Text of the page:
Poor last mile operations put undue stress and pressure on a company’s logistics and delivery employees. Logistics operations teams tasked with courier management, complex route planning and time-intensive manual tracking may burn out or feel dissatisfied in their roles, leading to substantial staff turnover. Similarly, ineffective last mile routing can negatively impact delivery driver salary per hour, increasing the likelihood of drivers seeking higher-paying jobs in the high-demand driver market. The costs of recruiting and training new employees to fill these gaps create an additional burden as well.
Best Practices for Effective Last Mile Logistics Operations
Moving from ineffective to effective last mile delivery is absolutely essential for retailers in today’s highly competitive market. These best practices can help companies make improvements and drive last mile efficiency — fast.
Manual last mile logistics processes are inefficient, create intense labor pressure and cut into profits. Automating operational tasks — like delivery order management, capacity procurement, route planning, and tracking — gives shippers more time to focus on managing real-time exceptions, limiting costly missed deliveries and improving the customer experience.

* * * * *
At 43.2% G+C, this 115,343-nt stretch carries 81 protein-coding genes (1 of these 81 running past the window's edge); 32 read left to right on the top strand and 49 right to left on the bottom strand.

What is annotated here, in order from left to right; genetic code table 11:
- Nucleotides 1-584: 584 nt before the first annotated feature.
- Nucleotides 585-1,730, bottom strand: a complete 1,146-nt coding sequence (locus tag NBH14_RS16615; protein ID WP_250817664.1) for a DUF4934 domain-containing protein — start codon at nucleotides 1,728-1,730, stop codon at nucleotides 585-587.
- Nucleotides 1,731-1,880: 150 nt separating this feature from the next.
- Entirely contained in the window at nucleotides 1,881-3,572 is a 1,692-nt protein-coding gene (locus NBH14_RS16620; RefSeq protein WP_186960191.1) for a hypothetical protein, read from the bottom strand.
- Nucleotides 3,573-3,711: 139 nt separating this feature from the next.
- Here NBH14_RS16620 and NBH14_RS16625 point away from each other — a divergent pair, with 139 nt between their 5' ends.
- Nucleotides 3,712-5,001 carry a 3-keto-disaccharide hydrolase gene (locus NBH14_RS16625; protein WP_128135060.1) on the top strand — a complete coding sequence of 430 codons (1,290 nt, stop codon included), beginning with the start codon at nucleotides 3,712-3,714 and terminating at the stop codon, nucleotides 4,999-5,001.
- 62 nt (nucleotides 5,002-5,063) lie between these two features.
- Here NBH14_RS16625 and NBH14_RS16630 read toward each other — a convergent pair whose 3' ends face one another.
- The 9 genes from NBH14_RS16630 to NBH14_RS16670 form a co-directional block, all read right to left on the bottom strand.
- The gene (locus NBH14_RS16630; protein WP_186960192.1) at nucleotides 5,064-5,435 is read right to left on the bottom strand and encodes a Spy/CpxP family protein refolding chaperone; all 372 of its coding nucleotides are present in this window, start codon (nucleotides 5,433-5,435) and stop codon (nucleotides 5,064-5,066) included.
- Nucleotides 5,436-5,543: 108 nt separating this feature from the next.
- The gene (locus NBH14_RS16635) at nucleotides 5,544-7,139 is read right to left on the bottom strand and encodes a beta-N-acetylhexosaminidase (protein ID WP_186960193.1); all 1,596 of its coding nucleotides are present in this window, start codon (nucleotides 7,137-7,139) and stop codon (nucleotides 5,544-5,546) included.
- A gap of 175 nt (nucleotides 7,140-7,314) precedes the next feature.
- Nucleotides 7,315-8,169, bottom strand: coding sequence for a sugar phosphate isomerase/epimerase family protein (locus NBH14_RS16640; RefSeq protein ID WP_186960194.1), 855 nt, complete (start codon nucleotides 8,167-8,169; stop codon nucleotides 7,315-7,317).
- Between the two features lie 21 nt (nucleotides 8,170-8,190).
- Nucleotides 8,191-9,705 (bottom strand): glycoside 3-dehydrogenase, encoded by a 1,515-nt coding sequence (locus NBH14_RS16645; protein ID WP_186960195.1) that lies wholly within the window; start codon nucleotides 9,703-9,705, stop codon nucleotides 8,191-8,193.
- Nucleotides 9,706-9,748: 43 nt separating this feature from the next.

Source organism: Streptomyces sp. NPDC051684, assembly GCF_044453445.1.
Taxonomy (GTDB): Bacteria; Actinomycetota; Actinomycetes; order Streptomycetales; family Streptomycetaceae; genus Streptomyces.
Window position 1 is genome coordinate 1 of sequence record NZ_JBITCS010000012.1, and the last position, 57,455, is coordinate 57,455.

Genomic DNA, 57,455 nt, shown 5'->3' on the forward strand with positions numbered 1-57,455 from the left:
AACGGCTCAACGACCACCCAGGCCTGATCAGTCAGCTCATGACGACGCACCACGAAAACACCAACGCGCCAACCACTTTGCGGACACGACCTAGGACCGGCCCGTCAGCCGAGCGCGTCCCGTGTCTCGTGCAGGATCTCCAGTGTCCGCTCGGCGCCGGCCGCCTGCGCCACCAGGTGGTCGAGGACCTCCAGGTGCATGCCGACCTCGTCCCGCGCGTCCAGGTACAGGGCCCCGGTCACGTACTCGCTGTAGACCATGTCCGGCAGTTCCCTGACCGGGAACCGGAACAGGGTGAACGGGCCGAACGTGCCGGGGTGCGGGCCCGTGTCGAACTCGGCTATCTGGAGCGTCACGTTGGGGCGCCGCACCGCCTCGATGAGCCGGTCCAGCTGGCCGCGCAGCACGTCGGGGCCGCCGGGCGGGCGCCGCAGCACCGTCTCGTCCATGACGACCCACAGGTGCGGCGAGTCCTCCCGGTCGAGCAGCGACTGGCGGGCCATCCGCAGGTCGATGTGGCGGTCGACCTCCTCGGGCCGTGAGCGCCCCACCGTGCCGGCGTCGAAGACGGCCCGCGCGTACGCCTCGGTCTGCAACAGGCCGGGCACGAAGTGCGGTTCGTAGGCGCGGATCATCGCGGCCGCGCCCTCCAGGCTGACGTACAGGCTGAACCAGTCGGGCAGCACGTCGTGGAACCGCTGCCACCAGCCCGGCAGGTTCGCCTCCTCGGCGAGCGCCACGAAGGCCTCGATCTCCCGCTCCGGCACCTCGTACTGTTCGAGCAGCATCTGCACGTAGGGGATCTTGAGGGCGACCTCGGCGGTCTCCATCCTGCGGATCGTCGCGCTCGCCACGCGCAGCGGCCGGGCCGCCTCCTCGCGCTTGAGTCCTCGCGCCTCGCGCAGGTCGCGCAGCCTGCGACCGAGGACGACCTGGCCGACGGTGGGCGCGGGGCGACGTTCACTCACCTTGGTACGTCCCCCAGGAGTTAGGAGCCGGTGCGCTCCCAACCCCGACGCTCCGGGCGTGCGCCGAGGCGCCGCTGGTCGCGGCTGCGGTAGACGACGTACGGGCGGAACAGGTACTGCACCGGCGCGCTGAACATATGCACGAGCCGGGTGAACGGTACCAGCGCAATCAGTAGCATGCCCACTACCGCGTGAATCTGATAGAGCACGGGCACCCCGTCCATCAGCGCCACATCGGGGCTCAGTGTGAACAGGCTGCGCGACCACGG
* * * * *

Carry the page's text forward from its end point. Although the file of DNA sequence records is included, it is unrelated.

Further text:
Effective last mile delivery requires a multimodal approach to complex network management — matching each shipment with the right mode and service level to hit an on-time delivery. API-driven last mile solutions deliver optimized route planning through a network of vetted and trusted carriers. Shippers can rest easy knowing even their most complex and time-sensitive shipments are in good hands.
Effective last mile logistics requires shippers to expect the unexpected and be ready to act quickly when issues arise. Advanced visibility solutions track shipments and identify exceptions in real time, enabling shippers to take proactive steps to mitigate risk and avoid missed deliveries.
Delivery circumstances can change in an instant, so having the ability to communicate easily with customers and drivers is essential for effective last mile operations. Last mile logistics solutions that keep companies in close contact with customers and allow real-time communication with drivers help ensure seamless last mile deliveries.
Master Effective Last Mile Delivery Operations with OneRail
In today’s consumer-driven market, seamless and effective last mile delivery is essential to meeting customer expectations and building brand loyalty. Technology solutions that drive effective last mile operations need to deliver end-to-end last mile visibility and automate complex processes that get in the way. OneRail is the technology-driven last mile solution that gives retailers the tools they need to optimize delivery and improve last mile operations. With OneRail, shippers can count on:
- A centralized platform to access an API-integrated courier network with a 98.6% on-time rate,
- Automated route optimization to ensure the best courier and best driver for every delivery,
- Real-time tracking and a dedicated 24/7 Exceptions Assist™ team of logistics experts to address issues as they arise, and
- A customized, branded communication platform to keep shippers in control and in contact with customers and delivery drivers every step of the way.
Ready to learn more about OneRail’s solutions for effective last mile logistics operations? Schedule a demo today.